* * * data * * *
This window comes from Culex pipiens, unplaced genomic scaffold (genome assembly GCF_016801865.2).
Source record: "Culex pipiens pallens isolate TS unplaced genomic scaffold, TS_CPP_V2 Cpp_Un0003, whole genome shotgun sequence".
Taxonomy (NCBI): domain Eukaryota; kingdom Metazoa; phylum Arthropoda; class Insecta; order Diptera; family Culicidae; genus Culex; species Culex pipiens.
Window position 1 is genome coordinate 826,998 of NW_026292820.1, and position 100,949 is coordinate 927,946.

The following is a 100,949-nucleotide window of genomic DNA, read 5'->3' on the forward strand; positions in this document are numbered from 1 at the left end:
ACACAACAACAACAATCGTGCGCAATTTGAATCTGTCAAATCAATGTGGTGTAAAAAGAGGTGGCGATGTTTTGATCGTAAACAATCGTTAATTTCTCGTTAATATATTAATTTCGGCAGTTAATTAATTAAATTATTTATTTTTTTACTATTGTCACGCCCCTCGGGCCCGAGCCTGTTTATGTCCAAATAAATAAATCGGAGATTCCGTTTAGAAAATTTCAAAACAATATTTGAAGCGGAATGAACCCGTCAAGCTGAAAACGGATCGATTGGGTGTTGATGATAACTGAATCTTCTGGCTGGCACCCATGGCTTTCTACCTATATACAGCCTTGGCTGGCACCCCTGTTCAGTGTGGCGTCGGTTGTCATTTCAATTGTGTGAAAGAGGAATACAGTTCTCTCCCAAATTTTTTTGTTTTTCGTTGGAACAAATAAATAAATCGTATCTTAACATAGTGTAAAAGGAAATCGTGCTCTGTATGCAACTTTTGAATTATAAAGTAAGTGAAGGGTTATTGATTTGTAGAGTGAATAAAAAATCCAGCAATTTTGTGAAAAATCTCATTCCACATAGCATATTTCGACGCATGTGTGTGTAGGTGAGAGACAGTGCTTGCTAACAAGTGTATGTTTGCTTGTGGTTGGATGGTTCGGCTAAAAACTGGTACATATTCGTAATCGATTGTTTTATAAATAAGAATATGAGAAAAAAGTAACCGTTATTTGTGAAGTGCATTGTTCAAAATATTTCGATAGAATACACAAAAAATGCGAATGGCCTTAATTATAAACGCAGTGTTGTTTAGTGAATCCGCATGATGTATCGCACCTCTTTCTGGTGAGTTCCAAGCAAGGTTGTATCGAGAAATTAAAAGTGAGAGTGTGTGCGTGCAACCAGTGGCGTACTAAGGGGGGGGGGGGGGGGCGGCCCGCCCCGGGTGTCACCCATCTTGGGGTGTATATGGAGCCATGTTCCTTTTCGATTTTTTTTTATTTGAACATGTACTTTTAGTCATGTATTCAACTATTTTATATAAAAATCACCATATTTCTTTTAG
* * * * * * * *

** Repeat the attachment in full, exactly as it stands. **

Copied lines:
This window comes from Culex pipiens, unplaced genomic scaffold (genome assembly GCF_016801865.2).
Source record: "Culex pipiens pallens isolate TS unplaced genomic scaffold, TS_CPP_V2 Cpp_Un0003, whole genome shotgun sequence".
Taxonomy (NCBI): domain Eukaryota; kingdom Metazoa; phylum Arthropoda; class Insecta; order Diptera; family Culicidae; genus Culex; species Culex pipiens.
Window position 1 is genome coordinate 826,998 of NW_026292820.1, and position 100,949 is coordinate 927,946.

The following is a 100,949-nucleotide window of genomic DNA, read 5'->3' on the forward strand; positions in this document are numbered from 1 at the left end:
ACACAACAACAACAATCGTGCGCAATTTGAATCTGTCAAATCAATGTGGTGTAAAAAGAGGTGGCGATGTTTTGATCGTAAACAATCGTTAATTTCTCGTTAATATATTAATTTCGGCAGTTAATTAATTAAATTATTTATTTTTTTACTATTGTCACGCCCCTCGGGCCCGAGCCTGTTTATGTCCAAATAAATAAATCGGAGATTCCGTTTAGAAAATTTCAAAACAATATTTGAAGCGGAATGAACCCGTCAAGCTGAAAACGGATCGATTGGGTGTTGATGATAACTGAATCTTCTGGCTGGCACCCATGGCTTTCTACCTATATACAGCCTTGGCTGGCACCCCTGTTCAGTGTGGCGTCGGTTGTCATTTCAATTGTGTGAAAGAGGAATACAGTTCTCTCCCAAATTTTTTTGTTTTTCGTTGGAACAAATAAATAAATCGTATCTTAACATAGTGTAAAAGGAAATCGTGCTCTGTATGCAACTTTTGAATTATAAAGTAAGTGAAGGGTTATTGATTTGTAGAGTGAATAAAAAATCCAGCAATTTTGTGAAAAATCTCATTCCACATAGCATATTTCGACGCATGTGTGTGTAGGTGAGAGACAGTGCTTGCTAACAAGTGTATGTTTGCTTGTGGTTGGATGGTTCGGCTAAAAACTGGTACATATTCGTAATCGATTGTTTTATAAATAAGAATATGAGAAAAAAGTAACCGTTATTTGTGAAGTGCATTGTTCAAAATATTTCGATAGAATACACAAAAAATGCGAATGGCCTTAATTATAAACGCAGTGTTGTTTAGTGAATCCGCATGATGTATCGCACCTCTTTCTGGTGAGTTCCAAGCAAGGTTGTATCGAGAAATTAAAAGTGAGAGTGTGTGCGTGCAACCAGTGGCGTACTAAGGGGGGGGGGGGGGGGCGGCCCGCCCCGGGTGTCACCCATCTTGGGGTGTATATGGAGCCATGTTCCTTTTCGATTTTTTTTTATTTGAACATGTACTTTTAGTCATGTATTCAACTATTTTATATAAAAATCACCATATTTCTTTTAG